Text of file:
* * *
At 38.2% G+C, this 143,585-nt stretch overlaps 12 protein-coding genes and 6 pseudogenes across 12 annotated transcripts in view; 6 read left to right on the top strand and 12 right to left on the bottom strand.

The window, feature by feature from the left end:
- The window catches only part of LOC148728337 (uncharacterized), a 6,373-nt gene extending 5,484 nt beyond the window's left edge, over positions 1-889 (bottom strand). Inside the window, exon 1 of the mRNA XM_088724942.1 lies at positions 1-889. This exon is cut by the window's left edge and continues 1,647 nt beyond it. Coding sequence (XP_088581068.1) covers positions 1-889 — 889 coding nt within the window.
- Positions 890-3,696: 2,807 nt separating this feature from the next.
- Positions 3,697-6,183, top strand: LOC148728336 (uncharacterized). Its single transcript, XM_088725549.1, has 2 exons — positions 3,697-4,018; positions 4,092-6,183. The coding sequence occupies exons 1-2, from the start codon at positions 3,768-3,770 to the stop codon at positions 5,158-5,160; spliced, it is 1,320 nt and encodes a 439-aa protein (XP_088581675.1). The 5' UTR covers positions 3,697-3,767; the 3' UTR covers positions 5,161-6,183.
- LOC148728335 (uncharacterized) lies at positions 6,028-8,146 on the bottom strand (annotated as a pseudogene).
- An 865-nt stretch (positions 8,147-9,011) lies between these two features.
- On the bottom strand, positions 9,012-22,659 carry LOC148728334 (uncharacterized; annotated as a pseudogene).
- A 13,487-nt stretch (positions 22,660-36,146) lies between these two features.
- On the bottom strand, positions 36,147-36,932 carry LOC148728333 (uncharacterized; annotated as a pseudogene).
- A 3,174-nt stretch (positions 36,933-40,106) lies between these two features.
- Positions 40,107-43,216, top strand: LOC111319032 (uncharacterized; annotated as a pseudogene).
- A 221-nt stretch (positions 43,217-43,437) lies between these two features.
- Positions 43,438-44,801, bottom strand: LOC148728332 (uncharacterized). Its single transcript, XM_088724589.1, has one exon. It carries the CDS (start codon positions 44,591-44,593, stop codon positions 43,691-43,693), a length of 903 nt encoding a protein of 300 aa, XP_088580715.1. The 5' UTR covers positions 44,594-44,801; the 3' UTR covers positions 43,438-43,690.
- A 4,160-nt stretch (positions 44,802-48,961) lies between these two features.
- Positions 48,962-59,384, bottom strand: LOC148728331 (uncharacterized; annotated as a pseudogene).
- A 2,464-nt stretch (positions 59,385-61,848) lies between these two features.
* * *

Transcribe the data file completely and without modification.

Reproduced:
At 38.2% G+C, this 143,585-nt stretch overlaps 12 protein-coding genes and 6 pseudogenes across 12 annotated transcripts in view; 6 read left to right on the top strand and 12 right to left on the bottom strand.

The window, feature by feature from the left end:
- The window catches only part of LOC148728337 (uncharacterized), a 6,373-nt gene extending 5,484 nt beyond the window's left edge, over positions 1-889 (bottom strand). Inside the window, exon 1 of the mRNA XM_088724942.1 lies at positions 1-889. This exon is cut by the window's left edge and continues 1,647 nt beyond it. Coding sequence (XP_088581068.1) covers positions 1-889 — 889 coding nt within the window.
- Positions 890-3,696: 2,807 nt separating this feature from the next.
- Positions 3,697-6,183, top strand: LOC148728336 (uncharacterized). Its single transcript, XM_088725549.1, has 2 exons — positions 3,697-4,018; positions 4,092-6,183. The coding sequence occupies exons 1-2, from the start codon at positions 3,768-3,770 to the stop codon at positions 5,158-5,160; spliced, it is 1,320 nt and encodes a 439-aa protein (XP_088581675.1). The 5' UTR covers positions 3,697-3,767; the 3' UTR covers positions 5,161-6,183.
- LOC148728335 (uncharacterized) lies at positions 6,028-8,146 on the bottom strand (annotated as a pseudogene).
- An 865-nt stretch (positions 8,147-9,011) lies between these two features.
- On the bottom strand, positions 9,012-22,659 carry LOC148728334 (uncharacterized; annotated as a pseudogene).
- A 13,487-nt stretch (positions 22,660-36,146) lies between these two features.
- On the bottom strand, positions 36,147-36,932 carry LOC148728333 (uncharacterized; annotated as a pseudogene).
- A 3,174-nt stretch (positions 36,933-40,106) lies between these two features.
- Positions 40,107-43,216, top strand: LOC111319032 (uncharacterized; annotated as a pseudogene).
- A 221-nt stretch (positions 43,217-43,437) lies between these two features.
- Positions 43,438-44,801, bottom strand: LOC148728332 (uncharacterized). Its single transcript, XM_088724589.1, has one exon. It carries the CDS (start codon positions 44,591-44,593, stop codon positions 43,691-43,693), a length of 903 nt encoding a protein of 300 aa, XP_088580715.1. The 5' UTR covers positions 44,594-44,801; the 3' UTR covers positions 43,438-43,690.
- A 4,160-nt stretch (positions 44,802-48,961) lies between these two features.
- Positions 48,962-59,384, bottom strand: LOC148728331 (uncharacterized; annotated as a pseudogene).
- A 2,464-nt stretch (positions 59,385-61,848) lies between these two features.